Plus: His thoughts on immigration, working for Netflix and more.
“He is a gentleman,” says actor Francisco Denis about his character Miguel Rodriguez, the infamous Cali cartel drug lord on the Netflix hit Narcos (season three now streaming on Netflix). But gentleman-y isn’t exactly how audiences would describe the leader of the “most powerful crime syndicate in history” according to the US Drug Enforcement Administration.
Based on the real-life eponymous criminal who was extradited to the United States and put in jail in 2005, Rodriguez’s character will not appear on the fourth season of the show, which will begin shooting in Mexico in a little less than a month. Denis, however, will remain busy. Working on a few LA-based projects, the actor is also preparing for his own feature film, a political comedy about the corruption and chaos plaguing Venezuela, where he was born. In a candid conversation, Denis opens up about playing a drug dealer, the success of the show, and the current political situation in the United States.
How did you land the role of Miguel Rodriguez?
Usually, I don’t work on TV shows. I act and direct in my own theater company and have acted in around 20 films in Venezuela. It was a big surprise to me when casting director Carla Hool called me to ask if I wanted to play in Narcos. I had never heard of it, I decided to watch it before answering her. I was really impressed and I sent a casting. They liked it and now I’m here.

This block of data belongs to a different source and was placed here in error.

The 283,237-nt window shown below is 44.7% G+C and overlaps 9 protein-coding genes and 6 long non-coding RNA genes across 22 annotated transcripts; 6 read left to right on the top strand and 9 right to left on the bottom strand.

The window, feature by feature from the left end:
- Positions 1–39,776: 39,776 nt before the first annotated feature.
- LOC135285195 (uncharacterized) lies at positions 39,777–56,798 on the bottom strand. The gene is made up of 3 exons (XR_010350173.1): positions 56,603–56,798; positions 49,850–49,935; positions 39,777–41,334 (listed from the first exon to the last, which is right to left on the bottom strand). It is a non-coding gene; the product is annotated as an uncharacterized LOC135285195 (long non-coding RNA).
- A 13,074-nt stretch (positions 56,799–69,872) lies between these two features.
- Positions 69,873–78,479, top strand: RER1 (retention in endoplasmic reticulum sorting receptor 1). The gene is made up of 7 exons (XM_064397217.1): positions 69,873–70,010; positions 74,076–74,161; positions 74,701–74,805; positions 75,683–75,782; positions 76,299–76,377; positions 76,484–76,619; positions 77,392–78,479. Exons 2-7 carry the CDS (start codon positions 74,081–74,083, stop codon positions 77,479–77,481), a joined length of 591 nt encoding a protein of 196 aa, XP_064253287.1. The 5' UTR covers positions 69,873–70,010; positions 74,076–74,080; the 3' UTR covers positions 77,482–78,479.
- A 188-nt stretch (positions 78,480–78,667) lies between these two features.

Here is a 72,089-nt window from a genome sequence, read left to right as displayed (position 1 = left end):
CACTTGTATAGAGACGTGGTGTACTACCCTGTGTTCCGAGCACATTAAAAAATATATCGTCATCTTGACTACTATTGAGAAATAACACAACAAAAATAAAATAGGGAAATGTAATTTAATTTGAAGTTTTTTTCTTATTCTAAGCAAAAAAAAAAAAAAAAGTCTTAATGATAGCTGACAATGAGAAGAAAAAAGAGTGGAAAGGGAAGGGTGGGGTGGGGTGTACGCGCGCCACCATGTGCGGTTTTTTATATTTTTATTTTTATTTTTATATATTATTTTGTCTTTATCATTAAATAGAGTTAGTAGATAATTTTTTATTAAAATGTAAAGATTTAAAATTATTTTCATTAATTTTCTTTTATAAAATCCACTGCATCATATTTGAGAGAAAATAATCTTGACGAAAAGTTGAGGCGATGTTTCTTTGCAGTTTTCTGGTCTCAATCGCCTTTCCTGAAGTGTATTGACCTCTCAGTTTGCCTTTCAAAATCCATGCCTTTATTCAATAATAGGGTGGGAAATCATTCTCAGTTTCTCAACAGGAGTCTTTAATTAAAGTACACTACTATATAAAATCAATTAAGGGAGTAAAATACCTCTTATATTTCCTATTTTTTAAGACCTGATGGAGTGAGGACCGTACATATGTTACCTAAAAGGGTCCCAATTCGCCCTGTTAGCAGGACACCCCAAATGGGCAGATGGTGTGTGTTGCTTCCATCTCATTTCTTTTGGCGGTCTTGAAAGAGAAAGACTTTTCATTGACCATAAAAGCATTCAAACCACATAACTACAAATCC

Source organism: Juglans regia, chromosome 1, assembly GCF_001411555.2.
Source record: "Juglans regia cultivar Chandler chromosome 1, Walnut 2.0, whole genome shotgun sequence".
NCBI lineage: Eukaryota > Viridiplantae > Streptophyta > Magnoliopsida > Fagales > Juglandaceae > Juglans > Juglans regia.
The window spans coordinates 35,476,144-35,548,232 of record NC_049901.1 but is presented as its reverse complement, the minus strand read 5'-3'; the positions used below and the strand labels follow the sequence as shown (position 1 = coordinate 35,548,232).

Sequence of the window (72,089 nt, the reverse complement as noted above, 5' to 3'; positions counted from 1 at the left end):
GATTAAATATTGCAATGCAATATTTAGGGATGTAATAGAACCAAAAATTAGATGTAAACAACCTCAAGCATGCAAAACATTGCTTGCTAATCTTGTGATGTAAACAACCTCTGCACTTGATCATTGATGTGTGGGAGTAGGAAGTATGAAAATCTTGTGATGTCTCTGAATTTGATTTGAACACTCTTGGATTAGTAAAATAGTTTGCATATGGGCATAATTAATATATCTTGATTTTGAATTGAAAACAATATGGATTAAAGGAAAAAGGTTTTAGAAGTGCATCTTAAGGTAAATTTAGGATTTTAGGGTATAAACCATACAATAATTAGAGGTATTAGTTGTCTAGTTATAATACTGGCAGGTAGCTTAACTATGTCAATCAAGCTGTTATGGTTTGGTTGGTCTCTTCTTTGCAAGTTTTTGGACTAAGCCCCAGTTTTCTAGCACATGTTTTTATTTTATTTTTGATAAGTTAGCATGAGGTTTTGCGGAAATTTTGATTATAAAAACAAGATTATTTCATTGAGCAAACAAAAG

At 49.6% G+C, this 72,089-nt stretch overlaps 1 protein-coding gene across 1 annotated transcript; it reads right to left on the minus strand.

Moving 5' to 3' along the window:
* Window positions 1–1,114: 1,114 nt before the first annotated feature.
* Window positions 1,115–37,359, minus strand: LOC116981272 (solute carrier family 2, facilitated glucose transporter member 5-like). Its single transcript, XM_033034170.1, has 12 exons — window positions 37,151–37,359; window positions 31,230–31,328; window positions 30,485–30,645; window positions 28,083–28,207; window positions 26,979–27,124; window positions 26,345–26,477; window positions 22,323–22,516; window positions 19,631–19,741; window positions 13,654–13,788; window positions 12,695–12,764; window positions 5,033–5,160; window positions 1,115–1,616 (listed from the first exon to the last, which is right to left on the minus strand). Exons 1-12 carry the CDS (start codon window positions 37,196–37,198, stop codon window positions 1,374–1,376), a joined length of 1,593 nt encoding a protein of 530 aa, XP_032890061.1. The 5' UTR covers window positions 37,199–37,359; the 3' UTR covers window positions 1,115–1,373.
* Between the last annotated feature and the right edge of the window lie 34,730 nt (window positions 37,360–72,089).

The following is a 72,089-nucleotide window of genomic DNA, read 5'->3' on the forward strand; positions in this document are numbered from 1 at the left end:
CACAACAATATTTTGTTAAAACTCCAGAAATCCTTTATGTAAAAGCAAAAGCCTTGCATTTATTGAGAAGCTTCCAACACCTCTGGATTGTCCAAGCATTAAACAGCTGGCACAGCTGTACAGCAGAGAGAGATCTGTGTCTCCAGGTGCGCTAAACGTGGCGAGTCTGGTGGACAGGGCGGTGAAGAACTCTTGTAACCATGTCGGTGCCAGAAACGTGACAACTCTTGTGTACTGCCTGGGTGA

Did you expect season three to follow the arc that it has? Were you surprised by any plot points?
I didn’t know what to expect because we received the script just a few days before the first day of shooting. That was very difficult for us, it created an anxious environment for the actors. One thing that I was surprised by [EDITOR’S NOTE: spoiler alert] was the final sequence, where Miguel tries to kill Salcedo and then escapes.
How does it feel to play a drug dealer, an inherently unlikable role?
The fact that Miguel is a drug dealer is not what makes him appealing. There are very boring drug dealing characters in film. Of course, it’s a challenge to play somebody who was real and with so much power. Imagine: You can do and have whatever you want. As an actor, that gives me a lot to work with. I researched a lot before playing Miguel and what I found most interesting wasn’t his power but the opposite: that he was reserved, serious, not funny and introverted. That contrast is what makes him appealing.
What’s it like working for Netflix?
I think Narcos is one of the most successful shows on Netflix. It was a risk for [the network] to make a show in Spanish and in which people have to read subtitles. I hope, as a Latin American actor, that it gives us a wider range of roles that we can play in international cinema.
What are your thoughts on the current political situation in America, especially in terms of immigration policy?
I’m not a citizen of the US, but what I can say is that immigration is inevitable and a result of colonialism and the politics of capitalism. It’s a human phenomenon, for people to look for something better for their families and themselves. Like many people in Latin America, I don’t agree with any politics that aim to close borders but, rather, in the importance of creating multicultural, multiracial systems of integration.